Contractor: The person, firm, or organization who enters into a contractual agreement with the Owner to construct the project and who has the prime responsibility for the overall construction of the project in accordance with the contract plans, specifications and other contract documents.
Design-Bid-Build: A process where an Owner engages a designer (Engineer of Record) to produce a complete and final set of Plans, Specifications, Estimates and other Contract Documents to let for open bid by Contractors. The Owner then enters into a contract with the winning or qualified bidder for the construction of the project. The Engineer of Record is independent of the Contractor and may be retained by the Owner to provide reviews or other engineer services during construction.
Design-Build: A process where an Owner invites technical, priced and time scheduled proposals for the complete design and construction of a project to meet an established set of specific, Owner defined, requirements. The Owner then enters into a contractual agreement with the qualifying bidder to design, construct and deliver the completed project in accordance with those requirements. The Engineer of Record (designer) is a member of the Design-Build team.
Engineer of Record: The person, firm, or organization engaged by the Owner to prepare the design, contract plans, specifications or other contract documents for the construction of the project.
Owner: The person, firm, or organization that initiated the design and construction of the project, provides or arranges for funding, is responsible for partial and final payments and who will take possession and ownership of the project upon completion.
Quality Assurance: Actions taken by an Owner or his representative to provide assurance that what is being done and what is being provided are in accordance with the specifications and applicable standards of good practice for the work.
Quality Control: Actions taken by the Contractor to provide control over what is being done and what is being provided to ensure that the specifications and applicable standards of good practice for the work are being followed.
Sub-Contractor: A person, firm, or organization engaged by the Contractor to provide selected construction activities, materials or other specialized construction or engineering services.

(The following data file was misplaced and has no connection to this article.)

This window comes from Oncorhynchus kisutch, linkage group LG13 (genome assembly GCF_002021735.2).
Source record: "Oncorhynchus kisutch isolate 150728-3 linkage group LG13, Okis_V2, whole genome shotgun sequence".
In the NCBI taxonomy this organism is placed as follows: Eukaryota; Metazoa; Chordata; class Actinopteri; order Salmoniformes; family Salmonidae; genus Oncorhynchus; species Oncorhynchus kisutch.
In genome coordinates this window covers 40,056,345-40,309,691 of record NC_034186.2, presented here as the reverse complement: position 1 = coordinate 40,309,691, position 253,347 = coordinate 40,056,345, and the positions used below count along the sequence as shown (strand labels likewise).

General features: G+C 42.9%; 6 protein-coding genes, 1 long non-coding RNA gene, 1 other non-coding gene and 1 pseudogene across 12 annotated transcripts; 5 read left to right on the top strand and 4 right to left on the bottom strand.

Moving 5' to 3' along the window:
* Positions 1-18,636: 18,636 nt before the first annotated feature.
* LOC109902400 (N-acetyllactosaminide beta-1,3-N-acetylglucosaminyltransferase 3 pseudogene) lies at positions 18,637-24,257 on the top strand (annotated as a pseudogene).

AASHTO: American Association of State Highway and Transportation Officials (For publications: 444 North Capitol Street, N.W., Suite 249, Washington, DC 20001; www.transportation.org)
API: American Petroleum Institute - (For documents, contact API Publications, Global Engineering Documents, 15 Inverness Way East, M/S C303B, Englewood, Co, 80112-5776, U.S.A., Phone: 303-397-7956, Fax: 303-379-2740, Internet: www.global.ihs.com)
ASBI: American Segmental Bridge Institute - (For documents, contact: American Segmental Bridge Institute, 9201 N. 25th Avenue, Suite 150B, Phoenix, Az., 85021-2721, Phone: 602-997-0064, Fax: 602.997.9965, Internet: www.asbi-assoc.org)
ASTM: American Society for Testing and Materials - (For documents, contact ASTM, 100 Bar Harbor Drive., West Conshohocken, Pa., 19428-2959, U.S.A., Phone: 601-832-9585, Fax: 610-832-9555, Internet http://www.astm.org)
AUTS: Actual Ultimate Tensile
BC: Balanced Cantilever
CIPBC: Cast-in-Place Balanced Cantilever
EPDM: Ethylene Propylene Deine Monomer (see "External Duct Connections" Chapter 4)
GUTS: Guaranteed Ultimate Tensile Strength.
HDPE: High Density Polyethylene (see "Ducts for Tendons", Chapter 4).
HDPP: High Density Polypropylene (see "Ducts for Tendons", Chapter 4).
I-Girder: A girder (beam), usually precast, typically of a cross-section in the form of an "I" albeit a standard AASHTO I-girder or other section. In the general sense, the term "I-girder" also includes "bulb-T" beams, single and double "T beams", "U-beams" (tubs) and other similar precast or cast-in-place sections. Cast-in-place sections include boxes, slabs and voided slabs that contain post-tensioning tendons.
MUTS: Minimum Ultimate Tensile Strength
PCBC: Precast Balanced Cantilever
PCSS: Precast Span-by-Span
PTI: Post-Tensioning Institute - (For documents, contact, Post-Tensioning Institute, 8601 North Black Canyon Highway, Suite 103, Phoenix, Arizona 85021, Phone: 602-870-7540, Fax: 602-870-7541, Internet: www.post-tensioning.org)